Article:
[Originally Posted Jan. 5, 2022; Updated Jan. 31, 2022]

Disney+ to Stream Peter Jackson’s ‘The Beatles: Get Back’ Doc Over Three-Day Thanksgiving Weekend

The Walt Disney Studios June 17 announced that Disney+ will bring “The Beatles: Get Back,” a Disney+ Original documentary series directed by Lord of the Rings helmer and three-time Oscar winner Peter Jackson, exclusively to the platform over the Thanksgiving weekend.

The Jackson doc, which the director has spent the past three years restoring and editing, will be presented as three separate episodes over three days, Nov. 25, 26 and 27. It was made made with the support of surviving band members Paul McCartney and Ringo Starr, in addition to John Lennon and George Harrison’s widows Yoko Ono Lennon and Olivia Harrison.

“The Beatles: Get Back” takes audiences back in time to the band’s early recording sessions during a pivotal moment in music history. The documentary showcases the camaraderie and creative genius that defined the legacy of the iconic foursome, compiled from over 60 hours of unseen footage shot in January 1969 (by Michael Lindsay-Hogg) and more than 150 hours of unheard audio, all of which has been restored.

Jackson is the only person in 50 years to have been given access to these private film archives. “The Beatles: Get Back” is the story of Lennon, McCartney, Harrison and Starr as they plan their first live show in over two years, capturing the writing and rehearsing of 14 new songs, originally intended for release on an accompanying live album. The documentary features — for the first time in its entirety — The Beatles’ last live performance as a group, the rooftop concert on London’s Savile Row, as well as other songs and classic compositions featured on the band’s final two albums, Abbey Road and Let It Be.

Bob Iger, executive chairman of The Walt Disney Company, and longtime Beatles fan, helped secure the distribution deal.

“This phenomenal collection of never-before-seen footage offers an unprecedented look at the close camaraderie, genius songwriting, and indelible impact of one of the most iconic and culturally influential bands of all time,” Iger said in a statement.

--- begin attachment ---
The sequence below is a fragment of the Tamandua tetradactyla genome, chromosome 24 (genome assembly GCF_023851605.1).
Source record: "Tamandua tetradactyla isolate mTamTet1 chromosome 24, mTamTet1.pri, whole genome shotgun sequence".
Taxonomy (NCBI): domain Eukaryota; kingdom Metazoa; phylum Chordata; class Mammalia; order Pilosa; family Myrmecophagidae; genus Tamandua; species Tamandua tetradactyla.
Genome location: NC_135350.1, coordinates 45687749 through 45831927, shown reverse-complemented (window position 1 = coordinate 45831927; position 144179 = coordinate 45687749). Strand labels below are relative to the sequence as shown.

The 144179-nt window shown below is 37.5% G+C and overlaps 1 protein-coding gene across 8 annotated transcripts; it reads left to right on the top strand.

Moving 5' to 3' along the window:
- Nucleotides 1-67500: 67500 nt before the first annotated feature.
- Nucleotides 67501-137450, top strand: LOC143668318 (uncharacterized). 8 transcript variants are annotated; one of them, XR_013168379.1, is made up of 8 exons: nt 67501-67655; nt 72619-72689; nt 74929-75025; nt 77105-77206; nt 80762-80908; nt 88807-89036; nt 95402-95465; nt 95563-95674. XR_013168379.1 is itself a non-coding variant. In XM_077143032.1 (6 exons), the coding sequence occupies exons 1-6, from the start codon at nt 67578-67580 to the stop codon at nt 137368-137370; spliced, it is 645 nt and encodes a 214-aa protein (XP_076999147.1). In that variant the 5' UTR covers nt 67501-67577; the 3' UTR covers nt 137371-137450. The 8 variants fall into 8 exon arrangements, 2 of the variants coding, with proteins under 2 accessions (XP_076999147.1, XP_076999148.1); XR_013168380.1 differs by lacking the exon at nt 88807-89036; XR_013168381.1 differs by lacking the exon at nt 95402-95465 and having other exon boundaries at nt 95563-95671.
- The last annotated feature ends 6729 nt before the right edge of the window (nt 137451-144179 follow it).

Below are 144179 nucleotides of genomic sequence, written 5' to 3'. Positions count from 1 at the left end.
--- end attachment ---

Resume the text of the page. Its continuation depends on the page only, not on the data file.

“In many respects, Michael Lindsay-Hogg’s remarkable footage captured multiple storylines,” Jackson said. “The story of friends and of individuals. It is the story of human frailties and of a divine partnership. It is a detailed account of the creative process, with the crafting of iconic songs under pressure, set amid the social climate of early 1969.”

The director cautioned that the doc is “not nostalgia,” but rather a six-hour “raw, honest, and human” exposé on the The Beatles.

“You’ll get to know [them] with an intimacy that you never thought possible,” Jackson said.

Ahead of the documentary’s Disney+ debut, Apple Corps Ltd./Callaway Arts & Entertainment will release The Beatles: Get Back book on Oct. 12. The 240-page hardcover complements the “Get Back” documentary with transcriptions of The Beatles’ recorded conversations and hundreds of exclusive, never before published photos from the three weeks of sessions. The collectible book will be published in nine international language editions, including English.

Beatles Tribute Movie ‘Yesterday’ on Home Video in September

Universal Pictures Home Entertainment will release the music-infused comedy Yesterday digitally Sept. 10, and on Blu-ray Disc, DVD and 4K Ultra HD Blu-ray Sept. 24, with musical performances not seen in theaters.